Types Of Transmission In Cars

Types Of Transmission In Cars – Manual, Auto, Or A Bit Of Both?

Cars are incredibly complex machines, filled with thousands of individual parts working together. You need harmony between its componentry, and no doubt the most crucial of them all is the gearbox. A unit that your car certainly can’t function without, there’s a lot of mystery hiding inside of a gearbox that we’ve yet to uncover. For instance, what are the various distinct types of transmission in cars?

So, you assume it’s just choosing between an auto and a manual? Well, think again, as even in these camps, gearboxes have evolved six ways to Sunday. There are normal automatics, and then we have uber-fast automatics that can shift faster than you can blink. There are manuals, and then there are manuals that sort of work just like an automatic. Transmissions are a confusing concept, eh?

I’m sure you’ve also come across those odd terms that car salesmen use as buzz words on-demand. A little “CVT” here, a bit of “DCT” there, or sprinkle in some “AMT” all over, and you’ll be left scratching your head. Thankfully, that gearbox thing that sides in your car’s belly is quite simple to understand. All you need to know first, is the differing types of transmission in cars, and how are they unique?

What Is A Transmission, And What Does It Do In Your Car?

Before we delve into the types of transmission in cars, we ought to refresh our memory on how this transmission works. So, what is a transmission – or “gearbox”, as we often like to call them – in your car, way? In layman’s terms, the gearbox is a component that controls the amount and delivery of torque from your engine, to the driven wheels. Or in other words, it efficiently moderates power.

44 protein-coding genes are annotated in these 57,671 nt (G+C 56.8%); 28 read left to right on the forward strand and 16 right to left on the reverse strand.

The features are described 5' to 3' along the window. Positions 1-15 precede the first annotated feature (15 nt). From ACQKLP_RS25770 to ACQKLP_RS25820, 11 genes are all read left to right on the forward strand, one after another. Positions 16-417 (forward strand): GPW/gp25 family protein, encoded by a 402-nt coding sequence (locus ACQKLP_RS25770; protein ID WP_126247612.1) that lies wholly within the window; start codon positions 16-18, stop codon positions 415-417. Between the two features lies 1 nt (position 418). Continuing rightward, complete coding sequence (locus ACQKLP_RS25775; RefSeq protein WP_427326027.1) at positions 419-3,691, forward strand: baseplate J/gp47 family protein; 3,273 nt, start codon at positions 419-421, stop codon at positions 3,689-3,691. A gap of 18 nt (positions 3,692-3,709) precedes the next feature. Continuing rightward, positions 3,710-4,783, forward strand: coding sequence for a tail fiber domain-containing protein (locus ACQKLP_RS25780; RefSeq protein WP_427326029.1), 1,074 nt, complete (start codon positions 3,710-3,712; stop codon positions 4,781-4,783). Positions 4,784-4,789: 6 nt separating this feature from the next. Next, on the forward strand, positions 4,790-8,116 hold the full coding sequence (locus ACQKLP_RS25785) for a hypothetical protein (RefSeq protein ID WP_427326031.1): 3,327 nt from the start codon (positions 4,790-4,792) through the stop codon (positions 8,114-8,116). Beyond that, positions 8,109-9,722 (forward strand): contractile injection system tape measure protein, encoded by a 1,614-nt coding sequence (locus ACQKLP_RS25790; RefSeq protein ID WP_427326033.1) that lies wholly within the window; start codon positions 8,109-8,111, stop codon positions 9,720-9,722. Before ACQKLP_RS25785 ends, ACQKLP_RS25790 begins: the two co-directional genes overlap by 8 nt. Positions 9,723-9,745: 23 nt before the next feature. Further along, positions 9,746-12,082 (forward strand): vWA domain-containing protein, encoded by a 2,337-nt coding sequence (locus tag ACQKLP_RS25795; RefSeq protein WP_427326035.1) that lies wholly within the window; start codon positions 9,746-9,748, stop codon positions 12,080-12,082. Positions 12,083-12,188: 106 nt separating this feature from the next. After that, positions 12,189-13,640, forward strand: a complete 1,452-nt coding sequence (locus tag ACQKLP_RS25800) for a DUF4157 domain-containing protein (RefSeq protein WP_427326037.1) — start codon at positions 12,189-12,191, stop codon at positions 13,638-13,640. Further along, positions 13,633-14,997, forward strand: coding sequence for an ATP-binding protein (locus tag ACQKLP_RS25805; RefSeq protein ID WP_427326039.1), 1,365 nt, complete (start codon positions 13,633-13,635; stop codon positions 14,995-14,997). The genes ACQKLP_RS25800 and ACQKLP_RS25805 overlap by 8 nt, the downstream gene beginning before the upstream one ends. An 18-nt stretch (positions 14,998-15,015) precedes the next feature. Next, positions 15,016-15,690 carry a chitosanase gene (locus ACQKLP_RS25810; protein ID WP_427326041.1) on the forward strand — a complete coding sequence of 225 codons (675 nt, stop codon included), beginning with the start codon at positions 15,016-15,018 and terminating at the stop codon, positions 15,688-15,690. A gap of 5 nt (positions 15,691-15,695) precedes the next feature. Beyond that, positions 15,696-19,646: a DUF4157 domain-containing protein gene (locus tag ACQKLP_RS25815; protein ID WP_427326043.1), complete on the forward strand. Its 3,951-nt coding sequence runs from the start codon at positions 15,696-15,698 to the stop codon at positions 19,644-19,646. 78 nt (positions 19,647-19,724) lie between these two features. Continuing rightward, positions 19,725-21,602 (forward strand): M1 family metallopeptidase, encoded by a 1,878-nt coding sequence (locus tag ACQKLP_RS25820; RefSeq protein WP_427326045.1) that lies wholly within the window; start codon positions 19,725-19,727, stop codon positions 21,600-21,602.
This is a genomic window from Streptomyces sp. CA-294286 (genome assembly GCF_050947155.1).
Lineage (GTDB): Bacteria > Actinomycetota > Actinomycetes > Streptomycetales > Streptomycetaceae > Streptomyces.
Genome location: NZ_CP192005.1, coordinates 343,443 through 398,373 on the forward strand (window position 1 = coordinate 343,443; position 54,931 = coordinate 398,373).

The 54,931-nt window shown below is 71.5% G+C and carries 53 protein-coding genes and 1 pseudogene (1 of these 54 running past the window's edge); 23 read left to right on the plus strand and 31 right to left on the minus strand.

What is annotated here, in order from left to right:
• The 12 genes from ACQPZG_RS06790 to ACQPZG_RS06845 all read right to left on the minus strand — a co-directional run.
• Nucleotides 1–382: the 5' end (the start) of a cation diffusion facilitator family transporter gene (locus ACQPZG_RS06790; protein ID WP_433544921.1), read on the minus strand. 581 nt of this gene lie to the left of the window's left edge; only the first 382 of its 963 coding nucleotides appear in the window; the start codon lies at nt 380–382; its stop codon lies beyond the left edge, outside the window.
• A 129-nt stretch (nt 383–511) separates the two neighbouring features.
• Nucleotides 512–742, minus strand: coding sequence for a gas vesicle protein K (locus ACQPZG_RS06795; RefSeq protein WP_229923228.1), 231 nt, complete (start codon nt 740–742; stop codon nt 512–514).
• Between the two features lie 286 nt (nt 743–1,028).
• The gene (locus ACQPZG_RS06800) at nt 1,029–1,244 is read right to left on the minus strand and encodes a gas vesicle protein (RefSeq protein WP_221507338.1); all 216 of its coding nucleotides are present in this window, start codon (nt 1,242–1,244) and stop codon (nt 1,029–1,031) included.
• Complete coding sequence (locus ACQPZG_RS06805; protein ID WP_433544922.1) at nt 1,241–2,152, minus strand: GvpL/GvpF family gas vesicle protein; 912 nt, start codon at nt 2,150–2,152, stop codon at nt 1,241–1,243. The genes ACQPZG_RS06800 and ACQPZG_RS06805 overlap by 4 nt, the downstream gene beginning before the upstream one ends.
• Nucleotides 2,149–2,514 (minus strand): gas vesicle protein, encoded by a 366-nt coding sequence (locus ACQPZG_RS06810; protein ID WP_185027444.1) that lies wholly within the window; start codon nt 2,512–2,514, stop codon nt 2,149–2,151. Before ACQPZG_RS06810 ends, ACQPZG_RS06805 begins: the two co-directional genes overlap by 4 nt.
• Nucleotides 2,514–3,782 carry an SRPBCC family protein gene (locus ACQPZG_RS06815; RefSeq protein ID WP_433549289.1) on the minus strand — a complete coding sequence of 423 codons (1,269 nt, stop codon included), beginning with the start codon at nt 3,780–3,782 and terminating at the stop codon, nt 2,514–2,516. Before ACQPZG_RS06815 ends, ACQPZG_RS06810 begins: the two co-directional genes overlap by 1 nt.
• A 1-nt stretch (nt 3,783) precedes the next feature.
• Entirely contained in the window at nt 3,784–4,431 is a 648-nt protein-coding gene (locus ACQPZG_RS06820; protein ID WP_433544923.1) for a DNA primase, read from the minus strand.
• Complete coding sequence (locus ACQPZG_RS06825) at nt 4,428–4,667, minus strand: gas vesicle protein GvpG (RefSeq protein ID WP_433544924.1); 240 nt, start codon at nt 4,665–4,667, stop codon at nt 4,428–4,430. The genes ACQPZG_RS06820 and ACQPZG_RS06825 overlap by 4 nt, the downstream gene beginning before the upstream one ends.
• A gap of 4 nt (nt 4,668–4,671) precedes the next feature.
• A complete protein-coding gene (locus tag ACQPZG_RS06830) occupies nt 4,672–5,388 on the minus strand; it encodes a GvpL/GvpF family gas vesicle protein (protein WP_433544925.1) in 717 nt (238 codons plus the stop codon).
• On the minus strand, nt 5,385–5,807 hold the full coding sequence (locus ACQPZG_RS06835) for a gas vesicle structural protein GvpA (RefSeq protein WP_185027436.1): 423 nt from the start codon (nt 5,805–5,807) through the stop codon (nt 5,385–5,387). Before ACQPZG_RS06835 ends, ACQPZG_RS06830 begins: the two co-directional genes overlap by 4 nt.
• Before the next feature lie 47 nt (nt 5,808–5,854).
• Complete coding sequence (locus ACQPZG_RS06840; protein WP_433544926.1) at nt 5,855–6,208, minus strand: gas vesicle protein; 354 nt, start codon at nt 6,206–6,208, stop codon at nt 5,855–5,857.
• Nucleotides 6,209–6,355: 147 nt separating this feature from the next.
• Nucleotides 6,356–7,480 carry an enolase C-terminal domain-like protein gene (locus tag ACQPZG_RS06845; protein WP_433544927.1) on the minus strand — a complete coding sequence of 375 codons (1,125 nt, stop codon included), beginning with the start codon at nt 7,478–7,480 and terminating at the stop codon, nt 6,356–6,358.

Your car’s engine is incredibly powerful, as it sucks, squeezes, bangs, and blows repeatedly to create combustion. In some cars, there could be as many as 6,000 explosions – or internal combustions – for each passing minute. If you’ve been reading this steadily from the top, at least 2 or 3 minutes have gone past. That’s 12,000 to 18,000 mini-explosions that are happening in your engine right now.

Types Of Transmission In Cars

There is, however, one downside to all this power – it’s unrefined. All those tiny explosions are hard to control, and it creates an immense amount of power that’s otherwise impossible to calibrate. Let’s for argument’s sake, remove the gearbox and send all that power straight to the driven wheels. Immediately, either your wheels will spin endlessly, or it’ll rip your tire to shreds.

Moreover, your engine’s power doesn’t exactly know how to spin the car’s wheels without a gearbox. Do you want the engine to propel your car forwards, backward, a bit slower, a tad faster? Thus, it’s why every car needs a gearbox:

  • Firstly, it manages the engine’s torque and administers it gently to the driven wheels. As a result, you can extract most of your car’s performance, without ripping the tires apart.
  • Secondly, it’s responsible for directing your engine’s power, and subsequently, your car’s movement. Do you want to propel straight ahead, or use that power to reverse?